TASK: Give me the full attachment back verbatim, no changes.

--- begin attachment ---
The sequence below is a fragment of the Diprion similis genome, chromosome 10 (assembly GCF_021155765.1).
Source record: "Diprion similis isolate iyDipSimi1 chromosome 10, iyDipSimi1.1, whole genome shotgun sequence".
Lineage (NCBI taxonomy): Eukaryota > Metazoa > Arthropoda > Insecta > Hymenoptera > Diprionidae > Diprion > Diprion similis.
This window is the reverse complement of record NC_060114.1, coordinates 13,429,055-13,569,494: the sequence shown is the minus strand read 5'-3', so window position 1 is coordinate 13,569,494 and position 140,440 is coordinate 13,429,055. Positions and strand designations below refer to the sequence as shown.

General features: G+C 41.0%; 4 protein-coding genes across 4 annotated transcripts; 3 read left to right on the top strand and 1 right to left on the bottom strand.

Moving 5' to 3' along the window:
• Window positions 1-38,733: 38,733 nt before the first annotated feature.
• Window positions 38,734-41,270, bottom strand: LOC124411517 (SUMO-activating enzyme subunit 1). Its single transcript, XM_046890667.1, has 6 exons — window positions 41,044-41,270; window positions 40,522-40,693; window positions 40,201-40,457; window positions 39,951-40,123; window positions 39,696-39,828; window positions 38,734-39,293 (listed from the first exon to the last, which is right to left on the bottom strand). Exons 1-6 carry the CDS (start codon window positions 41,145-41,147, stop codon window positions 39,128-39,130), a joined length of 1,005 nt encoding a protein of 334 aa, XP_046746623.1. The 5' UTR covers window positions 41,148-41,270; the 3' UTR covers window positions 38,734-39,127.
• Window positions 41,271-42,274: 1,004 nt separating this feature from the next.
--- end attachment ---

The sequence below is a fragment of the Diprion similis genome, chromosome 10 (assembly GCF_021155765.1).
Source record: "Diprion similis isolate iyDipSimi1 chromosome 10, iyDipSimi1.1, whole genome shotgun sequence".
Lineage (NCBI taxonomy): Eukaryota > Metazoa > Arthropoda > Insecta > Hymenoptera > Diprionidae > Diprion > Diprion similis.
This window is the reverse complement of record NC_060114.1, coordinates 13,429,055-13,569,494: the sequence shown is the minus strand read 5'-3', so window position 1 is coordinate 13,569,494 and position 140,440 is coordinate 13,429,055. Positions and strand designations below refer to the sequence as shown.

General features: G+C 41.0%; 4 protein-coding genes across 4 annotated transcripts; 3 read left to right on the top strand and 1 right to left on the bottom strand.

Moving 5' to 3' along the window:
• Window positions 1-38,733: 38,733 nt before the first annotated feature.
• Window positions 38,734-41,270, bottom strand: LOC124411517 (SUMO-activating enzyme subunit 1). Its single transcript, XM_046890667.1, has 6 exons — window positions 41,044-41,270; window positions 40,522-40,693; window positions 40,201-40,457; window positions 39,951-40,123; window positions 39,696-39,828; window positions 38,734-39,293 (listed from the first exon to the last, which is right to left on the bottom strand). Exons 1-6 carry the CDS (start codon window positions 41,145-41,147, stop codon window positions 39,128-39,130), a joined length of 1,005 nt encoding a protein of 334 aa, XP_046746623.1. The 5' UTR covers window positions 41,148-41,270; the 3' UTR covers window positions 38,734-39,127.
• Window positions 41,271-42,274: 1,004 nt separating this feature from the next.